Ethics Committee
Ethics committees are independent, qualified bodies made up of people from various professional groups, e.g. Put together scientists, doctors or lawyers and patient representatives. Before the start of a clinical study, an ethics committee assesses its medical, scientific and ethical significance and checks whether all legal requirements are met. The study will only be approved if the rights and safety of patients are also protected. The ethics committee will also be informed of the progress of the study while the study is being carried out and can withdraw its approval if e.g. too many unexpected risks for the patient arise.

Studies with medicinal products must also be approved by a higher federal authority - either the Federal Institute for Drugs and Medical Devices (BfArM) or the Paul Ehrlich Institute (PEI). Like the ethics committees, the BfArM or the PEI can also withdraw their approval if it turns out during the implementation that the safety of the patients is not guaranteed. In addition, the study assistance of the locally responsible doctors in a clinic is registered with the administrative district of the respective federal states. These local authorities have the opportunity to check the conduct of the study at the treatment center themselves.

Subject insurance
Subject insurance is taken out to ensure that financial losses resulting from the study therapy are compensated by the insurance company. The study doctor gives the patient the exact insurance conditions.

How do therapy studies work in practice?

Study protocol
Every study has a study director who is responsible for planning, carrying out and evaluating it. Before the start of the study, the study director writes a plan for the study, the study protocol. Therapy protocols usually contain the following components:

  • Reason
  • aims
  • Number of patients to be treated
  • Inclusion and exclusion criteria
  • Description of the study therapy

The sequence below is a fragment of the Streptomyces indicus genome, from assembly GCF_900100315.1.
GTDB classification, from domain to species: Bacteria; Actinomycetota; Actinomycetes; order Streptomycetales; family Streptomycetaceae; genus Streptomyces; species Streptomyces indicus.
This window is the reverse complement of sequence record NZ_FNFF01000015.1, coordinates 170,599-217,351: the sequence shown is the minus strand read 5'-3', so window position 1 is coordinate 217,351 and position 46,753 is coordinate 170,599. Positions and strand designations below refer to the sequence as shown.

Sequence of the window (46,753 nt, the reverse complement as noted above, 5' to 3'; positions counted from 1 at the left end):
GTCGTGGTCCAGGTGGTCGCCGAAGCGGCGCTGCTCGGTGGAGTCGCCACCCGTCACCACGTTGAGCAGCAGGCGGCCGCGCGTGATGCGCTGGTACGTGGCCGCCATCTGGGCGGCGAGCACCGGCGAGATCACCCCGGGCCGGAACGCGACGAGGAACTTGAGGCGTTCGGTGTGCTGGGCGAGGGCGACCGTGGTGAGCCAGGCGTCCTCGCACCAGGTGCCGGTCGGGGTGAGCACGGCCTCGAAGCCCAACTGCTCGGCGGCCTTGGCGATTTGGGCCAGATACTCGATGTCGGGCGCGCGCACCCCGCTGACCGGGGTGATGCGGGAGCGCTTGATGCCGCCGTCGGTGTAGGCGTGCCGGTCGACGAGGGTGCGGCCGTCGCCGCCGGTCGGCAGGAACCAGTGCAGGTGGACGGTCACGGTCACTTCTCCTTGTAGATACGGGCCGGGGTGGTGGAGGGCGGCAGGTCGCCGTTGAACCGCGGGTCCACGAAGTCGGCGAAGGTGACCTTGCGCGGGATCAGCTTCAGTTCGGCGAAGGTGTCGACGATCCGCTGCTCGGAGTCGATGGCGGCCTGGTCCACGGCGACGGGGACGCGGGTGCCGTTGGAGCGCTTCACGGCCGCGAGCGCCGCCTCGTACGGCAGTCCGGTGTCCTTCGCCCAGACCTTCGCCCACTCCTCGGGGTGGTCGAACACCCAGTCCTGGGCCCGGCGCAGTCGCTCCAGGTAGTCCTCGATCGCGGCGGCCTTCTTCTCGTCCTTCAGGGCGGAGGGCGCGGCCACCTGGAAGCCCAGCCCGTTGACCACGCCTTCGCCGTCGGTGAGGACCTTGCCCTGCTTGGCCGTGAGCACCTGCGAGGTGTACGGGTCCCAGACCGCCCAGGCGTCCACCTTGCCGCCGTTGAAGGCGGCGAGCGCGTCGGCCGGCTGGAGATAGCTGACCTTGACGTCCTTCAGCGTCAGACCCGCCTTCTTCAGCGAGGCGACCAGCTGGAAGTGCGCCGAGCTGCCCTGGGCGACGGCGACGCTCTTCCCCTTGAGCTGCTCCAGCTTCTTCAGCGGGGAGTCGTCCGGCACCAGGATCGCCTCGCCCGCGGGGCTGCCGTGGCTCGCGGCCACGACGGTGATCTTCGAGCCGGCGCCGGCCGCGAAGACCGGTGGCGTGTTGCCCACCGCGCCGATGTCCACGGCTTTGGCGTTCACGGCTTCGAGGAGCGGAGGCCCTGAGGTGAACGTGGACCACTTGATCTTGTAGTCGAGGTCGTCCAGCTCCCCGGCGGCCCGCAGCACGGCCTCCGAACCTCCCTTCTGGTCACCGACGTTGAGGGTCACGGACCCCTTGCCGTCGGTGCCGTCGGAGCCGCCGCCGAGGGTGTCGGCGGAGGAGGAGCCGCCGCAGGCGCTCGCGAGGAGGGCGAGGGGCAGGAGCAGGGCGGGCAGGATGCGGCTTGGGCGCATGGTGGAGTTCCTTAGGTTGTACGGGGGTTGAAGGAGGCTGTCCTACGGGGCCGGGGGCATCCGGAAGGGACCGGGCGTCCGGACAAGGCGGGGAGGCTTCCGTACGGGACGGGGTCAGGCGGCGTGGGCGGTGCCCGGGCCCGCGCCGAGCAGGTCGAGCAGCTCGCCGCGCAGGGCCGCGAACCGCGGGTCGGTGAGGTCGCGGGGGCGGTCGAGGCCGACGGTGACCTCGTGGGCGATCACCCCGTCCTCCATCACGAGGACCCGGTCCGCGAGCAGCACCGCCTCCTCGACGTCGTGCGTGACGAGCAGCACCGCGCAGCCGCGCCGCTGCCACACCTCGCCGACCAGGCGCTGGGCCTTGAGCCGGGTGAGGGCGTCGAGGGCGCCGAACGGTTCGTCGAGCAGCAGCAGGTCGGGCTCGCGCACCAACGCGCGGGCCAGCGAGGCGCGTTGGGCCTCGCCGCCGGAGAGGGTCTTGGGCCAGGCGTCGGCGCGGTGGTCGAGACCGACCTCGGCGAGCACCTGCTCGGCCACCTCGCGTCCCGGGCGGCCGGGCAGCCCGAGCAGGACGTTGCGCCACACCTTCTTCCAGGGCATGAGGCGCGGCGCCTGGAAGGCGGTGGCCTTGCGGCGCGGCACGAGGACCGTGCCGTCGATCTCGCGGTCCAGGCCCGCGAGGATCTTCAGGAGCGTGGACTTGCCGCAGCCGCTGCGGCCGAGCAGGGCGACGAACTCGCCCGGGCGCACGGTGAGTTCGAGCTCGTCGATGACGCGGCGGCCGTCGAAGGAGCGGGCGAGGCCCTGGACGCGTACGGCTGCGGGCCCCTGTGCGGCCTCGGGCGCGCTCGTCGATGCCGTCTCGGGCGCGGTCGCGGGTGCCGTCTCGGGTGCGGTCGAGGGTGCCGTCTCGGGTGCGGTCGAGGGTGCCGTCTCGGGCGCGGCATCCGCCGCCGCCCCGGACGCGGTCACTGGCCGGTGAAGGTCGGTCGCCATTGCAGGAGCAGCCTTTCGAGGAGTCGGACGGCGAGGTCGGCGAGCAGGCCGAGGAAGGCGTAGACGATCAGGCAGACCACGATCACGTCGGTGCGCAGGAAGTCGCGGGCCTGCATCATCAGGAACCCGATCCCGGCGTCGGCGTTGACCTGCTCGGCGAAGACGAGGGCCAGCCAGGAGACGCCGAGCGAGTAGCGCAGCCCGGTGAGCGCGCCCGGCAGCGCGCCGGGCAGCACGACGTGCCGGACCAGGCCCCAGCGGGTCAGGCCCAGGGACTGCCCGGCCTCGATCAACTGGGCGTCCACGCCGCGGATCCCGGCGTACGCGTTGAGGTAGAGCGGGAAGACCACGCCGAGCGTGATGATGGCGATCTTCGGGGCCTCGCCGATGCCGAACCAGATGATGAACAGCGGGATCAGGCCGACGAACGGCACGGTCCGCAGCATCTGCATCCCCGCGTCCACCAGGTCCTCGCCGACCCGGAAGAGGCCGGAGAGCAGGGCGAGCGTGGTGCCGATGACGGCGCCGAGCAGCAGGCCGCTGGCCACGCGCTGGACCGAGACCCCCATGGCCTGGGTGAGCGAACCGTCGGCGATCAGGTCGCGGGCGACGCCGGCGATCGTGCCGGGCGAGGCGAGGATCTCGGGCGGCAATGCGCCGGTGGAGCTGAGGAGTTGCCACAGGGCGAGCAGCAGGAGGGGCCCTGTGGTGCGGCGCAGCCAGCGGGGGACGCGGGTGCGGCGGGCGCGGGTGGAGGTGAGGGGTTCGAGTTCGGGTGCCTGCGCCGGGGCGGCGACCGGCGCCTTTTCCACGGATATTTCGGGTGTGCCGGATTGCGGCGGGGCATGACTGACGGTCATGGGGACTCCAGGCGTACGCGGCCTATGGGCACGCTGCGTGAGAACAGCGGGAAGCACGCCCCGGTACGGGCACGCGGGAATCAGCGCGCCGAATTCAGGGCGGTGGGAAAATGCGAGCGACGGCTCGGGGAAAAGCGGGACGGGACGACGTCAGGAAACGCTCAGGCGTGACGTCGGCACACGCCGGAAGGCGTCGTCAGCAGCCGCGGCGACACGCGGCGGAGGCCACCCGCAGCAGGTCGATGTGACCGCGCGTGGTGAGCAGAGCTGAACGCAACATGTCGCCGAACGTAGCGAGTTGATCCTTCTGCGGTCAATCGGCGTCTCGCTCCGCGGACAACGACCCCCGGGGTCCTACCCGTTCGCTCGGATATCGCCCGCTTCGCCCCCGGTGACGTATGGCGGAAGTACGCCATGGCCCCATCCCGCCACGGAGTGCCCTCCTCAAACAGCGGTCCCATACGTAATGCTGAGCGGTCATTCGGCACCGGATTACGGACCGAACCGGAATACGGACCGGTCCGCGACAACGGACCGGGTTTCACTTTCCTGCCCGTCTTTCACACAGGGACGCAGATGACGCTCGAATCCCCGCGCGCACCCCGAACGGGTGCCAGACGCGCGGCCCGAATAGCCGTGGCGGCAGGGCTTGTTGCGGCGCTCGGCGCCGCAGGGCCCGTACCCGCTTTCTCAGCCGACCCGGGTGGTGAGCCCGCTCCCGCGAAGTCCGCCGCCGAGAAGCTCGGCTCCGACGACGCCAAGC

• List of necessary examinations
  • Information on expected side effects
  • Data to be collected
  • Patient information

Study protocols are submitted to the ethics committee and the competent higher federal authority for approval before the study begins. All of the doctors participating in the study use the same protocol. This ensures that all patients are treated in the same way and that the information obtained can be combined and compared.

Patient education and consent
Before treatment in a study, the patient concerned must be informed in detail orally about all aspects of the study, foreseeable risks, advantages and disadvantages and other treatment options. The rights of the patient as a participant in a therapy study are also explained and the confidential treatment of patient data is guaranteed. The patient also receives written information and is asked to read it carefully and discuss it with relatives and friends. The patient is given sufficient time to consider his decision and - after additional questions have been answered - is asked to make a decision about whether to participate in the study. Only if the patient - well informed - agrees to participate in the study and confirms this with his signature, can he be treated in a therapy study. If the patient does not agree, his doctor will suggest an alternative treatment option.

Study implementation